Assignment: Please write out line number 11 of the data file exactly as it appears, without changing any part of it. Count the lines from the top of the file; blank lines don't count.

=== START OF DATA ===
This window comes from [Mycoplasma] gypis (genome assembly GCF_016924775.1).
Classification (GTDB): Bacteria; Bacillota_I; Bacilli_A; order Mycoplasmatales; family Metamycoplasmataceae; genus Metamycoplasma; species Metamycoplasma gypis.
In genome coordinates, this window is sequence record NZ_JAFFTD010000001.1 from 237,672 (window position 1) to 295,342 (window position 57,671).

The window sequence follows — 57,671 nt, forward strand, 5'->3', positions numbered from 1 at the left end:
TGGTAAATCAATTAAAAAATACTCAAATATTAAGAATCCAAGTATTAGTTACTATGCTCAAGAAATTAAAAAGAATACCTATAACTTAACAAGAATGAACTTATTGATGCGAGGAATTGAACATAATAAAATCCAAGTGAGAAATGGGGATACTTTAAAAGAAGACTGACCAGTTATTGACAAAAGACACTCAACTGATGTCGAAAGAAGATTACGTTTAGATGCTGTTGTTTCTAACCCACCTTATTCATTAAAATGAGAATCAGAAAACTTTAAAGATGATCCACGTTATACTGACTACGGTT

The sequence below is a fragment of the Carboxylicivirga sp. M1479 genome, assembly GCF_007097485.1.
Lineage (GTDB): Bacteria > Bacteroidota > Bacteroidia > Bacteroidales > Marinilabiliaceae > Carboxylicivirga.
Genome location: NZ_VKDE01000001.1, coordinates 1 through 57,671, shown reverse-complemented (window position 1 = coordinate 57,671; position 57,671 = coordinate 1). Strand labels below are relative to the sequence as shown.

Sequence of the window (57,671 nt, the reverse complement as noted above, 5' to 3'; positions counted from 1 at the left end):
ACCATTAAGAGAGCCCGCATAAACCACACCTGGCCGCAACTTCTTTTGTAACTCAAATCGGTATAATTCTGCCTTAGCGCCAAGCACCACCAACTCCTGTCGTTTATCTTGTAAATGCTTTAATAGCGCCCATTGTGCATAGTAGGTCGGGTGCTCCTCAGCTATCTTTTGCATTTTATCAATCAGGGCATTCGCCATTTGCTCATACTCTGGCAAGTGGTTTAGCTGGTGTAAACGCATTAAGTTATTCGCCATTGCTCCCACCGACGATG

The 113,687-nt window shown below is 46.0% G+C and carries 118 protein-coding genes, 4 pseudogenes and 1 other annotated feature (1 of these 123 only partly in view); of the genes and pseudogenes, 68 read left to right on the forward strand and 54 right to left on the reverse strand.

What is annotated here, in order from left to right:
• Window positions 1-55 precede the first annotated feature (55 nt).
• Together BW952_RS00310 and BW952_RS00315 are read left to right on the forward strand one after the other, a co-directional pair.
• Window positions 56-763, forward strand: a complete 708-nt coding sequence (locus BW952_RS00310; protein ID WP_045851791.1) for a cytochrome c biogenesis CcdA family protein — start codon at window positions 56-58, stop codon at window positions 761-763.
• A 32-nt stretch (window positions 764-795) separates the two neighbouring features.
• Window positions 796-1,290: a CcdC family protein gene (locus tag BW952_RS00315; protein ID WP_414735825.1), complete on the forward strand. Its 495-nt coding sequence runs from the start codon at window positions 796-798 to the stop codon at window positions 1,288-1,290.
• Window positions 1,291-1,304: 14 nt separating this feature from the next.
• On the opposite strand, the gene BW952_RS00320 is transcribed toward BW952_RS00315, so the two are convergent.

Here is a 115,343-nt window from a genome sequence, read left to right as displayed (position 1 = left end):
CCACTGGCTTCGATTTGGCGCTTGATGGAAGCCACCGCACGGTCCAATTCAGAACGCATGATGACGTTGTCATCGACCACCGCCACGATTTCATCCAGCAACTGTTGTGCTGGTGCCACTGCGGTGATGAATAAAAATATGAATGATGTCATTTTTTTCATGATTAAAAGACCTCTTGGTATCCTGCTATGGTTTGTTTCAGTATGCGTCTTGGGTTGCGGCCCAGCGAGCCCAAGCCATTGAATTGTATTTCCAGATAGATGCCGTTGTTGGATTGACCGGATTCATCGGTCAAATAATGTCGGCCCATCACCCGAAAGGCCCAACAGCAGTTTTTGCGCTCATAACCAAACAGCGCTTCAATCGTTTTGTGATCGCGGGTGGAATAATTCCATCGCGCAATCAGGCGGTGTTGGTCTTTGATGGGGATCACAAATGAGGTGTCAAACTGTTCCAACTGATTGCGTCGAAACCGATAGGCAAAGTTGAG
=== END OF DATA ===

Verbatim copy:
The 113,687-nt window shown below is 46.0% G+C and carries 118 protein-coding genes, 4 pseudogenes and 1 other annotated feature (1 of these 123 only partly in view); of the genes and pseudogenes, 68 read left to right on the forward strand and 54 right to left on the reverse strand.